venturing tentatively into the online world of art quilts (why do i find the very idea so off-putting? i think my deeply ingrained art-scepticism instinctively baulks at it - to my mind the whole point of a quilt is that it keeps somebody warm) i've found a whole heap more links to drop for later reference:

ragged cloth cafe

art quilt reviews
squidoo: art quilts

quilting is apparently part of the fabric (heh) of society in the us, but here it feels like a rather unlikely thing to do. casting around to find some kind of british tradition i could link into i found quiltart. i'm especially taken by the work of elizabeth brimelow and ann fahy, both speak to the latent archaeologist in me. and for sheer fabric joy i don't think mary fogg can be beaten.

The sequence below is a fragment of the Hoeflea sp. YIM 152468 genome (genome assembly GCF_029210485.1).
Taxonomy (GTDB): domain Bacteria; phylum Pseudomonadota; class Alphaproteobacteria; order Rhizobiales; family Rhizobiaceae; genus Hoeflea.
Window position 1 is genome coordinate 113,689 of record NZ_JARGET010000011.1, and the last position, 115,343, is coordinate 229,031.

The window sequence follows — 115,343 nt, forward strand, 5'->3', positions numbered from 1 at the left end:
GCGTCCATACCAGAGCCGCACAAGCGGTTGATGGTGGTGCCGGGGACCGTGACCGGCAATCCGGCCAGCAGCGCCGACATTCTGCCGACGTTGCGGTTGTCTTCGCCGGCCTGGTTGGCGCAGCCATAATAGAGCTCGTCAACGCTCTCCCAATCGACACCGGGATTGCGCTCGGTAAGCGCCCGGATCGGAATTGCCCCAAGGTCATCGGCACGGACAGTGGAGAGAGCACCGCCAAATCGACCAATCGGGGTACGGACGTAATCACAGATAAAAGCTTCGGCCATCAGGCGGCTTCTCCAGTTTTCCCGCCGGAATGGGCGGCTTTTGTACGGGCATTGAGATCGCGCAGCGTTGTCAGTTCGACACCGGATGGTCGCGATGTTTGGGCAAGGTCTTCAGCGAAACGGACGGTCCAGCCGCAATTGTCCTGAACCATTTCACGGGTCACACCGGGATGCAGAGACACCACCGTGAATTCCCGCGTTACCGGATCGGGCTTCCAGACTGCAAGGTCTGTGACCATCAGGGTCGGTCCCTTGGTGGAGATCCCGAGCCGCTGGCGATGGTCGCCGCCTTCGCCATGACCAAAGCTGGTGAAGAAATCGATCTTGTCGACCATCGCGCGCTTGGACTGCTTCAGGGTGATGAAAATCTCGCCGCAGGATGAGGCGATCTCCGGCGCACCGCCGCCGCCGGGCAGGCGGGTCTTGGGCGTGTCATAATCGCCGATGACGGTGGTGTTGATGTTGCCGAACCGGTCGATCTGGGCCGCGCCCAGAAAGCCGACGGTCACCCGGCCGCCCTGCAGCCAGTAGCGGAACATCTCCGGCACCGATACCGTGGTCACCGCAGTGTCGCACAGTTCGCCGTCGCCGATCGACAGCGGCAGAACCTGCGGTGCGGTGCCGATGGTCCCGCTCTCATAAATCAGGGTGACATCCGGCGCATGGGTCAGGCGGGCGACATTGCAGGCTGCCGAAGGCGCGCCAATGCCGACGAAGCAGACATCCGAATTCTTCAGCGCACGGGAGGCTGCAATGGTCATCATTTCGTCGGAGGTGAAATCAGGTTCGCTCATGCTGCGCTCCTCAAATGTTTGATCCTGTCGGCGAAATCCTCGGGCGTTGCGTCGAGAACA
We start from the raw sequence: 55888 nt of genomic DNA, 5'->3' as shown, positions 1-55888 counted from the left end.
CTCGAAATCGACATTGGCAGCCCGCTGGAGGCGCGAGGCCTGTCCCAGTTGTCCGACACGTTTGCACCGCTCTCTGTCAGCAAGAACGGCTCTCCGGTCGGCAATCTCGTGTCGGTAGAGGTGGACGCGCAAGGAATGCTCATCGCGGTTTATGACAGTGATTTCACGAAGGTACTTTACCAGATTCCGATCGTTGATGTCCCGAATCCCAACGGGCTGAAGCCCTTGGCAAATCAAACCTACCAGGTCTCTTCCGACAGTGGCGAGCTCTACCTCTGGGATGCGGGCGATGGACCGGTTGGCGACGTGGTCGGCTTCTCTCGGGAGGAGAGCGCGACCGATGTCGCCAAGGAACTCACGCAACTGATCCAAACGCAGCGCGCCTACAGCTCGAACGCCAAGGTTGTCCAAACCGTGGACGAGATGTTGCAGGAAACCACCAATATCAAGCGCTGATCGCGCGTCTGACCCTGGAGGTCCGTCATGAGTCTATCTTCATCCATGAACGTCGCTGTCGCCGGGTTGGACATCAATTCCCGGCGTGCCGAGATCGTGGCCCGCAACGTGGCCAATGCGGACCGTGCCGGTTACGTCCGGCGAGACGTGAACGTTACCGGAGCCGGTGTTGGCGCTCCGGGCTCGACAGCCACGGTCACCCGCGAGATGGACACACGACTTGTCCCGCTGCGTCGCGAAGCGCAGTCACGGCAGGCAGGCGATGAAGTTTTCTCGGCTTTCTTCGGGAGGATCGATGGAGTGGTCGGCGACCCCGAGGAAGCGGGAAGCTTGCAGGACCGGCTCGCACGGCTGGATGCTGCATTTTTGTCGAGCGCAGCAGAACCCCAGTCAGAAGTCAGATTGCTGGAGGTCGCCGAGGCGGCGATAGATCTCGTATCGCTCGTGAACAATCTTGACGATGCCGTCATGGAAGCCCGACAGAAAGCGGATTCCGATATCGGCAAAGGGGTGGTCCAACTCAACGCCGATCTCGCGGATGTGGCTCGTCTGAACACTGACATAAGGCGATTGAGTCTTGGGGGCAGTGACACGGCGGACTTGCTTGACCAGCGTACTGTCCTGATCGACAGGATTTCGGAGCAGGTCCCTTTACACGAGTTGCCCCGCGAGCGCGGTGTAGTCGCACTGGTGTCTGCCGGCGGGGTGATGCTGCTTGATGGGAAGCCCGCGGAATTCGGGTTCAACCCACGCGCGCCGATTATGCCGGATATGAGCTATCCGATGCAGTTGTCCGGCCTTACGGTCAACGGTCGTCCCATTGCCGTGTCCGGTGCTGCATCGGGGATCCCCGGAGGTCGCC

with immaculate timing the purl bee (i swear i'm not on commission :P ) today recommended this book on welsh quilts.

early quilt history, wholecloth quilts, inc. welsh, at quiltersmuse.

vintage welsh quilts can be seen (and purchased) here. tangentially, she also has a stock of welsh nursing shawls, which i feel somehow duty-bound to at least have a try with, although the traditional carry is one-handed, rather than hands free. and on the same tangent i must remember to post a pic of my new mei tai - it's one of the loveliest textiles that's come into my possession in a loooong time.

sadly not much info online at the v&a, although they do have a reading list and (don't hold your breath) an upcoming exhibition of british quilts in 2010.

the quilters' guild

quiltstory has an up to date list of uk exhibitions and events, as well as various articles with a uk slant.

fabric dyeing 101 - definitive dyeing resource (which will follow in due course, i have no doubt :roll: ) i've also really enjoyed reading her hard-won insights into running an art-based home business (ongoing series).